So, if "2" came back as having failed too many times, but "3" and "4" were in the hardware TX queue, the driver will pause the queue, wait for pending frames to complete, then look at what happened. If "3" and "4" were successfully transmitted, it would send a BAR with the sequence beginning at "5". If "3" was successfully transmitted but not "4", it would send a BAR with the sequence beginning at "4". But if "3" failed, and "4" didn't - it would set the BAR at "3" and then try retransmitting it. Finally (and this is another strange corner case I have to handle!) if "3" came back as having failed - and it failed too many times! - but "4" TX'ed ok, then I have to set the initial sequence number at "5" and send the BAR.

The other end (in this instance, the hostap) would then receive the BAR, set the new expected sequence number to be whatever was sent (say "5" in this instance), flush all pending packets in the reorder queue - even if there are missing packets (in the above example, "3" may be missing but "4" was received ok, so the receive stack would've been waiting for "3" to be received before sending it all up to the network layer!) and send back a block-ACK to the STA confirming the new window position.

Now (phew!) given all of that, you can see what kind of complicated stuff is needed to properly handle all corner cases when doing software (re)transmitting of packets. I haven't even begun to talk about how to handle sending and re-sending aggregate frames! All of the above needs to be implemented before I can do that.

So! The above is what I'm now working on. Once that's done, I'll work on handling what's known as "filtered frames" (and that'll be brain-dumped in a future blog post, but it has to do with handling power save stations correctly, or A-MPDU sessions will be torn down prematurely!) and then when THAT is all done and stable, I'll look at handling aggregates.

And when I handle aggregates correctly, we'll finally have fast 11n TX in FreeBSD. Then I can enable "ATH_ENABLE_11N" by default. :-)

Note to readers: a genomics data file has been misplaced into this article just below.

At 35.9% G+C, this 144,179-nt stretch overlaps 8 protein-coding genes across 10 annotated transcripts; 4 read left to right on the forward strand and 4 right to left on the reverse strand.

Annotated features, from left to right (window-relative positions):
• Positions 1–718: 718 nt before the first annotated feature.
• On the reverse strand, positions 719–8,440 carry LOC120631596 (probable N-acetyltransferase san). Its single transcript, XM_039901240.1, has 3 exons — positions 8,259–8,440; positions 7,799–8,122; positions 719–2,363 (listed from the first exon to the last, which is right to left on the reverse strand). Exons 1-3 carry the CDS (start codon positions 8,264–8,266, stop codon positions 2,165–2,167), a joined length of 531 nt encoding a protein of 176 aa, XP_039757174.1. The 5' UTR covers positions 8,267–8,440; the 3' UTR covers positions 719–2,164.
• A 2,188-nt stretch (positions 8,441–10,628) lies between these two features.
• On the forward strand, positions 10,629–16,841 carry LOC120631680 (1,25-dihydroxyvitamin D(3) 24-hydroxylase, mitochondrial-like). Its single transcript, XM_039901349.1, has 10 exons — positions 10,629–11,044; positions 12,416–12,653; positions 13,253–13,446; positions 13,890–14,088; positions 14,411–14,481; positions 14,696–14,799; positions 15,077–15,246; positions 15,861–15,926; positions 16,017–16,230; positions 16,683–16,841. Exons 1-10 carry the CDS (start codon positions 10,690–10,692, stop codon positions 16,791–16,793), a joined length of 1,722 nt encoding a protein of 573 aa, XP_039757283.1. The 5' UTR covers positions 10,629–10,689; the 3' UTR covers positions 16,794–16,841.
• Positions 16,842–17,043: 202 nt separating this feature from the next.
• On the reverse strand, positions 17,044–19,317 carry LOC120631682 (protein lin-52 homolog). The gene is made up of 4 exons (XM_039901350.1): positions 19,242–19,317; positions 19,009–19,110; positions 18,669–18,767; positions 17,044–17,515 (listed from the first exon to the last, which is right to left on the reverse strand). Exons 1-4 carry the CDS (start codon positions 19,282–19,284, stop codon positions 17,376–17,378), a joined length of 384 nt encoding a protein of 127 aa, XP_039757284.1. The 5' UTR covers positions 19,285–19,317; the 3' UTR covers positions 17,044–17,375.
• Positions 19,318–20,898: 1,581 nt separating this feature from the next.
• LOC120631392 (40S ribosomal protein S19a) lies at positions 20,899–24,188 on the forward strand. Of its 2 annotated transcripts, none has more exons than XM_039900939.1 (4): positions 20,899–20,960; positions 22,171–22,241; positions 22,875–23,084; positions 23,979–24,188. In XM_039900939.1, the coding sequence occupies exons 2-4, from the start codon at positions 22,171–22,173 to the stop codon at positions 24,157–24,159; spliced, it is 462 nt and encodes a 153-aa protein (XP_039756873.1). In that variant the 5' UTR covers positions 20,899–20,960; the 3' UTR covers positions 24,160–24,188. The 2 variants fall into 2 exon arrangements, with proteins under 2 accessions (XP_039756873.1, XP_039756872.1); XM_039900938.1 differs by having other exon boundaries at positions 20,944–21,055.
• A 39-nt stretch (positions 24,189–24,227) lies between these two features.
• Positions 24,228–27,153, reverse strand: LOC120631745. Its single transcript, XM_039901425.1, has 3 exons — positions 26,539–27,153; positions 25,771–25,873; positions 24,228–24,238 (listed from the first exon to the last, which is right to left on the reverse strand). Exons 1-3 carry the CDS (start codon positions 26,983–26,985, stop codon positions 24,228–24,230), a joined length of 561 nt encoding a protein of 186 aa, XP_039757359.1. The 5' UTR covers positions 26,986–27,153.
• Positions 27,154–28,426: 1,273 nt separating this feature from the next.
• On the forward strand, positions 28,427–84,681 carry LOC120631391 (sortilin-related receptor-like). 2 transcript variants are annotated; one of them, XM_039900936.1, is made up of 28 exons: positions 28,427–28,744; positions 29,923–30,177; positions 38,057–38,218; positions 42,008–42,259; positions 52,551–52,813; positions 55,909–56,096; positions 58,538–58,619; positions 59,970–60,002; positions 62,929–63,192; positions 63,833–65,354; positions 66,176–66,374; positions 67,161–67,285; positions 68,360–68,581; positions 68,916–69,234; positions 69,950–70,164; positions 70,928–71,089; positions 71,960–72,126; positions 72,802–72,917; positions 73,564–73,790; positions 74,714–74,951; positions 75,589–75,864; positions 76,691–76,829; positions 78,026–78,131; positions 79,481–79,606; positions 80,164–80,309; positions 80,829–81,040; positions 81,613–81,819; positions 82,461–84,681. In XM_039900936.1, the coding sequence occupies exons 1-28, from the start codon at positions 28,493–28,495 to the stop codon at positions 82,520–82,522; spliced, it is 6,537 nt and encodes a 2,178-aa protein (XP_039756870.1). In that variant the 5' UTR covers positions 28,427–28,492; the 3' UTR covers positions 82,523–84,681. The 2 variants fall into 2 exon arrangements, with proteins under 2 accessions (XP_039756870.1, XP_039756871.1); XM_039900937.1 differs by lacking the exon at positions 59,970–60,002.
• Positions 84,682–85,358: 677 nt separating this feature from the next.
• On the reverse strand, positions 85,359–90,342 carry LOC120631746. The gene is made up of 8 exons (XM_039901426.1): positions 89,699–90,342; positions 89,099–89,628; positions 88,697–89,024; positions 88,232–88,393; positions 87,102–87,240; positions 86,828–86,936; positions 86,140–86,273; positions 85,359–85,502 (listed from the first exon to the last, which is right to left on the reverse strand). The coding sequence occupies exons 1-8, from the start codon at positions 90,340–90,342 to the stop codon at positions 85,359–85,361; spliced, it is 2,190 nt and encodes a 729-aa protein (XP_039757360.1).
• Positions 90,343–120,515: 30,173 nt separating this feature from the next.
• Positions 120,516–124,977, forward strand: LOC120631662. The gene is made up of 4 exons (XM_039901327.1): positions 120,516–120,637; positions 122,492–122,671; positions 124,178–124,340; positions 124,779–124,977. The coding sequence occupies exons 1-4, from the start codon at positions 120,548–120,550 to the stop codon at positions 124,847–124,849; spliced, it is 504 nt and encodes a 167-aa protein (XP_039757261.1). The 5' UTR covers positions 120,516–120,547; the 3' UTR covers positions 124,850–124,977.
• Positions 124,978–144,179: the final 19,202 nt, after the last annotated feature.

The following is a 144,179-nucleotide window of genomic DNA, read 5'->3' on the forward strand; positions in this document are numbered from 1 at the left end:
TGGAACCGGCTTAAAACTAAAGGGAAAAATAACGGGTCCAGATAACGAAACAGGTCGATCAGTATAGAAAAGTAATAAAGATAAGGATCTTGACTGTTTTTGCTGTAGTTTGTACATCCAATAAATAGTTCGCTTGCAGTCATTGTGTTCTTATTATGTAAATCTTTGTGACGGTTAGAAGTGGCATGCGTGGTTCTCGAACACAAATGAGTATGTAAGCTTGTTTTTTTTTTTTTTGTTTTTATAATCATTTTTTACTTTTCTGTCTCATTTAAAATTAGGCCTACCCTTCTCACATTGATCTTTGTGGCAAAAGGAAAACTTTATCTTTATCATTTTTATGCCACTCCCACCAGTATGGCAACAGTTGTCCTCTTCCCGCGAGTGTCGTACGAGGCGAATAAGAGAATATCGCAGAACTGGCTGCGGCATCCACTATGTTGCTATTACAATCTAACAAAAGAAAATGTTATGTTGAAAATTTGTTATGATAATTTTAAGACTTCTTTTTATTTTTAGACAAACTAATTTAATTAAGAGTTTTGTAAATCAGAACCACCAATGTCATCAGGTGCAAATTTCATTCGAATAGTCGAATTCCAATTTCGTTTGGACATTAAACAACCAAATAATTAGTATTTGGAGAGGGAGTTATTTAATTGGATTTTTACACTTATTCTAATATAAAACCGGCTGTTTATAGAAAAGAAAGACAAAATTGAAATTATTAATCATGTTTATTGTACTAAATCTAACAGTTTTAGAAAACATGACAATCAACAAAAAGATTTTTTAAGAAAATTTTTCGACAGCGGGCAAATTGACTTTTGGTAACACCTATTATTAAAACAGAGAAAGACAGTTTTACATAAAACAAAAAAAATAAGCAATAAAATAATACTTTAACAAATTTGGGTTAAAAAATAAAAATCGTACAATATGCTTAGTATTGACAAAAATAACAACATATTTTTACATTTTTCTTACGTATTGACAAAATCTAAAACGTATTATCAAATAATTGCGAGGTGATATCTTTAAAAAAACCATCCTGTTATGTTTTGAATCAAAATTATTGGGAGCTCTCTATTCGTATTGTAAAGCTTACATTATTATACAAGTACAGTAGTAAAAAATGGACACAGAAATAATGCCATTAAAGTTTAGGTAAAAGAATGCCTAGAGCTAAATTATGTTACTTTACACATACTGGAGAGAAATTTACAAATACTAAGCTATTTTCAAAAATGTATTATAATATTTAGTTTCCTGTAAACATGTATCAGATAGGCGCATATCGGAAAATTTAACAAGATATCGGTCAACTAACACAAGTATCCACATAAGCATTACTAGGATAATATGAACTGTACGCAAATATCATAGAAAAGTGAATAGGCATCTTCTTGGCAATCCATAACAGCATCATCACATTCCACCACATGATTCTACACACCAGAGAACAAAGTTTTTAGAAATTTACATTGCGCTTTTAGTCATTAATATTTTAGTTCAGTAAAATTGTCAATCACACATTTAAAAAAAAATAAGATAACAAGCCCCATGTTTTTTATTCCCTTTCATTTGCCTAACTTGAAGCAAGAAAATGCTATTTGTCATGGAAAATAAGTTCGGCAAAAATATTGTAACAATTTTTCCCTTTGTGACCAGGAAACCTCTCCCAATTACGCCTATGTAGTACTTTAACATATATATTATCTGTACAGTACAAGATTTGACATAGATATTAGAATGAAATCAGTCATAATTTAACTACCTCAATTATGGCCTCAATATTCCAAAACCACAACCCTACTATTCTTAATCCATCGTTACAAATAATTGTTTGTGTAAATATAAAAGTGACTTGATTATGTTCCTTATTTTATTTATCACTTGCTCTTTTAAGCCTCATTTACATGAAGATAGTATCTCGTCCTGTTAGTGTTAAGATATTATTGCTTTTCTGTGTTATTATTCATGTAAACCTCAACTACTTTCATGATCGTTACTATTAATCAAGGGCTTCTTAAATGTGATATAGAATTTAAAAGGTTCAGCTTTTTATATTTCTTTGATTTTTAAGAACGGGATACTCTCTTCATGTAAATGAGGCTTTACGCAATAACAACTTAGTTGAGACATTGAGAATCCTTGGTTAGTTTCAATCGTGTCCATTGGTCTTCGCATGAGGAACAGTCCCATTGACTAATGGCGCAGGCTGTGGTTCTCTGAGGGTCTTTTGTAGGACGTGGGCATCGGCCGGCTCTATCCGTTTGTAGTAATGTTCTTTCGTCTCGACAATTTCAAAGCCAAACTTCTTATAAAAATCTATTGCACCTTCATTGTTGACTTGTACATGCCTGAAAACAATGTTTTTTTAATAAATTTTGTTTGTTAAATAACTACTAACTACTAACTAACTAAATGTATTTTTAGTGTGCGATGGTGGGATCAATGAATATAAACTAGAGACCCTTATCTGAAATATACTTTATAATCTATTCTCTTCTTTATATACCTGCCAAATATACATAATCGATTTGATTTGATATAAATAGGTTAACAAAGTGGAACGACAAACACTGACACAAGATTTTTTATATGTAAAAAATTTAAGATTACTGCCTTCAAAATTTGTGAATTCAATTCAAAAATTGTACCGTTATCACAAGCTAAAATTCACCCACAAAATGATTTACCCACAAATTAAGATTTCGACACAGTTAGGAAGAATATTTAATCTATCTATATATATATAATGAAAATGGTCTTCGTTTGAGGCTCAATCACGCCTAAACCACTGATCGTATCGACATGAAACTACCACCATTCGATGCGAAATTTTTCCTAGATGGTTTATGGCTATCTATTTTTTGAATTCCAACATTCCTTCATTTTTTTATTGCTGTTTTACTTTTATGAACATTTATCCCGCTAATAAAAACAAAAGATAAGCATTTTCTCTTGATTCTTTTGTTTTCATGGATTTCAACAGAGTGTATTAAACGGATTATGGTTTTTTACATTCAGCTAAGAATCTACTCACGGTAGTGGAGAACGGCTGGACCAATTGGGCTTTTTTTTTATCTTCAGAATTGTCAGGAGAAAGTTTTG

AR9287 update

I finally gave in and whacked a FreeBSD-HEAD snapshot on my EEEPC so I can test the ath 802.11n code out with the various mini-PCIe NICs I have.ath0: mem 0xfbef0000-0xfbefffff irq 18 at device 0.0 on pci1ath0: [HT] enabling HT modesath0: [HT] 2 RX streams; 2 TX streamsath0: AR9287 mac 384.2 RF5133 phy 15.15.. andwlan0: flags=8843 metric 0 mtu 1500 ether b4:82:fe:33:95:53 inet 10.61.8.27 netmask 0xffffff00 broadcast 10.61.8.255 media: IEEE 802.11 Wireless Ethernet MCS mode 11ng status: associated ssid CACHEBOY_RS channel 1 (2412 MHz 11g ht/40+) bssid 00:1b:b1:58:f6:f0 regdomain ROW country AU indoor ecm authmode WPA2/802.11i privacy ON deftxkey UNDEF AES-CCM 2:128-bit AES-CCM 3:128-bit txpower 30 bmiss 7 scanvalid 450 bgscan bgscanintvl 300 bgscanidle 250 roam:rssi 7 roam:rate 64 protmode CTS -ampdu ampdulimit 32k ampdudensity 8 -amsdu shortgi wme burst roaming MANUAL(Yes, there's no TX aggregation support for now so I've disabled ampdu.)And:ADDR AID CHAN RATE RSSI IDLE TXSEQ RXSEQ CAPS FLAG00:1b:b1:58:f6:f0 1 1 216M 24.5 0 30271 30064 EPS AQEHTRS RSN HTCAP WPA WMEIt's happily sitting at MCS12 from my bedroom (which is what I expect given the noise on the 2.4ghz band where I live.)

AR9287 update

I finally gave in and whacked a FreeBSD-HEAD snapshot on my EEEPC so I can test the ath 802.11n code out with the various mini-PCIe NICs I have.

ath0: mem 0xfbef0000-0xfbefffff irq 18 at device 0.0 on pci1
ath0: [HT] enabling HT modes
ath0: [HT] 2 RX streams; 2 TX streams
ath0: AR9287 mac 384.2 RF5133 phy 15.15

.. and

wlan0: flags=8843 metric 0 mtu 1500
ether b4:82:fe:33:95:53
inet 10.61.8.27 netmask 0xffffff00 broadcast 10.61.8.255
media: IEEE 802.11 Wireless Ethernet MCS mode 11ng
status: associated
ssid CACHEBOY_RS channel 1 (2412 MHz 11g ht/40+) bssid 00:1b:b1:58:f6:f0
regdomain ROW country AU indoor ecm authmode WPA2/802.11i privacy ON
deftxkey UNDEF AES-CCM 2:128-bit AES-CCM 3:128-bit txpower 30 bmiss 7
scanvalid 450 bgscan bgscanintvl 300 bgscanidle 250 roam:rssi 7
roam:rate 64 protmode CTS -ampdu ampdulimit 32k ampdudensity 8 -amsdu
shortgi wme burst roaming MANUAL

(Yes, there's no TX aggregation support for now so I've disabled ampdu.)

And:

ADDR AID CHAN RATE RSSI IDLE TXSEQ RXSEQ CAPS FLAG